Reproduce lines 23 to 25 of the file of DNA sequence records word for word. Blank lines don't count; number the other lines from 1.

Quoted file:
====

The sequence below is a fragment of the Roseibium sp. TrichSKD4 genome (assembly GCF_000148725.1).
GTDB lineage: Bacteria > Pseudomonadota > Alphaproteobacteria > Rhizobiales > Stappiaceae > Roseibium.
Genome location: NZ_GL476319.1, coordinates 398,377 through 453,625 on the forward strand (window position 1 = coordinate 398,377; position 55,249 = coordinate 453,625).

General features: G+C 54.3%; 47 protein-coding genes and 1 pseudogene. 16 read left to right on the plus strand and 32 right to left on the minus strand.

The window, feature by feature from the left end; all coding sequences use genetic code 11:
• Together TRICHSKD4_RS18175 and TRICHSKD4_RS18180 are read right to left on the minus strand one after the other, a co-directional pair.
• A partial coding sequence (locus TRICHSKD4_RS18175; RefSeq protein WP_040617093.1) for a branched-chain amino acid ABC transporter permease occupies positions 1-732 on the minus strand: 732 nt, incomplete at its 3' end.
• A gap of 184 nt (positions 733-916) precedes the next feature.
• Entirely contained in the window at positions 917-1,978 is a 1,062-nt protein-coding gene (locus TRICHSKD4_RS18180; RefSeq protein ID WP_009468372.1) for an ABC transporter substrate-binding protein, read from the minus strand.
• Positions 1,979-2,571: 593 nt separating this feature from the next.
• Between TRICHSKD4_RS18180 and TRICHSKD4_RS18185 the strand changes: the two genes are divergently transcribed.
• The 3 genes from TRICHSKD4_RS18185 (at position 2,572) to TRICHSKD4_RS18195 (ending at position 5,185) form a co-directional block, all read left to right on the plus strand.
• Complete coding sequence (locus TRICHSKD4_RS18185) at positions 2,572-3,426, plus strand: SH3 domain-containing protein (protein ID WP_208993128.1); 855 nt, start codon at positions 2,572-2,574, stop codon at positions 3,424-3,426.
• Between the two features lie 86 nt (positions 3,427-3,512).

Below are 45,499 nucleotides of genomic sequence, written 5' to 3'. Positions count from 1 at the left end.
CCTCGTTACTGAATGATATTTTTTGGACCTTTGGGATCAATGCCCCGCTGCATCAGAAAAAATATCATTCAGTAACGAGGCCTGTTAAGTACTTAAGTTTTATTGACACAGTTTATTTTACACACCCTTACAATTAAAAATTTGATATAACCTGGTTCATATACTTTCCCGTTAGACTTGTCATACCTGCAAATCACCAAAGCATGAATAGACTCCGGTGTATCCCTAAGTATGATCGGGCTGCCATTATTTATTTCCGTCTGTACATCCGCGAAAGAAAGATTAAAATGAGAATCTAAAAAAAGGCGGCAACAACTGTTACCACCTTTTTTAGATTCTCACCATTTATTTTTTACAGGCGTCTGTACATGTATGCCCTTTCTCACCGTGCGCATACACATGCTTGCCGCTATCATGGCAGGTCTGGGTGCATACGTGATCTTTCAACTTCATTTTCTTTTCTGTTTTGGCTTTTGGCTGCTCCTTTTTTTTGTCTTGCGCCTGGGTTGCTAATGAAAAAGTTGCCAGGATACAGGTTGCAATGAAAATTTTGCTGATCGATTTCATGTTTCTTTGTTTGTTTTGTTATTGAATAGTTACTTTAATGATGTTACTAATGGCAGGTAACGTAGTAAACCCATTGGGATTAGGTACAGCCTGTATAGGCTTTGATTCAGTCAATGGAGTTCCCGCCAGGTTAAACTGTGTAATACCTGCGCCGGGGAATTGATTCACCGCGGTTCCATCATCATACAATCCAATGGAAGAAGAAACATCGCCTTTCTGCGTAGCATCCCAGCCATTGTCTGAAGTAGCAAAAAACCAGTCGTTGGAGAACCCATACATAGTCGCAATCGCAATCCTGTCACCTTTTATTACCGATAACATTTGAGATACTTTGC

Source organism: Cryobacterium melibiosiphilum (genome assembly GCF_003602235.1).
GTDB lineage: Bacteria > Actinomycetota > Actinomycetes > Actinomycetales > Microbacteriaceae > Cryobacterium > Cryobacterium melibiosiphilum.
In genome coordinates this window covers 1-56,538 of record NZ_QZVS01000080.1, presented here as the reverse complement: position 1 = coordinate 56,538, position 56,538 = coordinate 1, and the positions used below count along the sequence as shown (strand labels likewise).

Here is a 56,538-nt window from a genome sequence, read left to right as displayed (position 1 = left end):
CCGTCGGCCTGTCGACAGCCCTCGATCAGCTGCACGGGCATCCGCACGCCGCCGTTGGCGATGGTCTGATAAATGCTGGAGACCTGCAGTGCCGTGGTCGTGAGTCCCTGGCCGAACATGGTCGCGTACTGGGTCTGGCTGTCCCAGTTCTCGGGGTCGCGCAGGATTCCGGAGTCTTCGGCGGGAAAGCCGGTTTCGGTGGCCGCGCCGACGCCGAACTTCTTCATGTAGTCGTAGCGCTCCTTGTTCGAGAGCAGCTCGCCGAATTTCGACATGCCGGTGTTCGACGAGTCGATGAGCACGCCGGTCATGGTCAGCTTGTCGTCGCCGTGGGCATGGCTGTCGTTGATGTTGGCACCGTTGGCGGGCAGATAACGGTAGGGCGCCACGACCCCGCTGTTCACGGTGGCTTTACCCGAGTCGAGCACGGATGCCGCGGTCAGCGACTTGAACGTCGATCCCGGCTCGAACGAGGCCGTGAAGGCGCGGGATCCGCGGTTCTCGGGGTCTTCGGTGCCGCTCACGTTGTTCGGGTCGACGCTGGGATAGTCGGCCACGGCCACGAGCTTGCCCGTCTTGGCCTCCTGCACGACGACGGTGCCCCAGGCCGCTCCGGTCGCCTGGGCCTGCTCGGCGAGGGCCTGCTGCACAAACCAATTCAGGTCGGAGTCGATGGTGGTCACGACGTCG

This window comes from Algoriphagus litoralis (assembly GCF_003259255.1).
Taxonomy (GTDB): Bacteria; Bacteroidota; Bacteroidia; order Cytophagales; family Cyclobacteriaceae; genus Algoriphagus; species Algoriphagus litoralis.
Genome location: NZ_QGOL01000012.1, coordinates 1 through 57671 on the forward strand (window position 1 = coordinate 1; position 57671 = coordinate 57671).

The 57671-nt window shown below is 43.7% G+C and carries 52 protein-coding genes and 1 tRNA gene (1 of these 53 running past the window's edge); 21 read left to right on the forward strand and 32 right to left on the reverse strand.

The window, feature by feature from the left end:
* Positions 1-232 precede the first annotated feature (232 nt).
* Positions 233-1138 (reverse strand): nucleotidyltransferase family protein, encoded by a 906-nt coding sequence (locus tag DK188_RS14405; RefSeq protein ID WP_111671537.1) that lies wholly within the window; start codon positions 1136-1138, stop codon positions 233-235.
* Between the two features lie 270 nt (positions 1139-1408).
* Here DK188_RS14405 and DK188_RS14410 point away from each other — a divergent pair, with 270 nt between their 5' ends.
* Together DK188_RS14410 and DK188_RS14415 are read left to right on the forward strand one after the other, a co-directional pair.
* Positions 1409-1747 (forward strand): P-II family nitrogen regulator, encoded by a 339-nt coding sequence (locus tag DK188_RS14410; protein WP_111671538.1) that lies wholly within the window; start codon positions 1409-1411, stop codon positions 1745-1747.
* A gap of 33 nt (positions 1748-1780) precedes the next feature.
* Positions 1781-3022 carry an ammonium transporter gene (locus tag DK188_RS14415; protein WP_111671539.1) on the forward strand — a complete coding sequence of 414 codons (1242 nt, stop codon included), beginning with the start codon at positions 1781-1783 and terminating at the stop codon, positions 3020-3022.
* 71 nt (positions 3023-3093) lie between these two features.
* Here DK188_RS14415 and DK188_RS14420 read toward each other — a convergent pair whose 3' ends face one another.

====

Taxonomy (GTDB): Bacteria; Bacteroidota; Bacteroidia; order Cytophagales; family Cyclobacteriaceae; genus Algoriphagus; species Algoriphagus litoralis.
Genome location: NZ_QGOL01000012.1, coordinates 1 through 57671 on the forward strand (window position 1 = coordinate 1; position 57671 = coordinate 57671).

The 57671-nt window shown below is 43.7% G+C and carries 52 protein-coding genes and 1 tRNA gene (1 of these 53 running past the window's edge); 21 read left to right on the forward strand and 32 right to left on the reverse strand.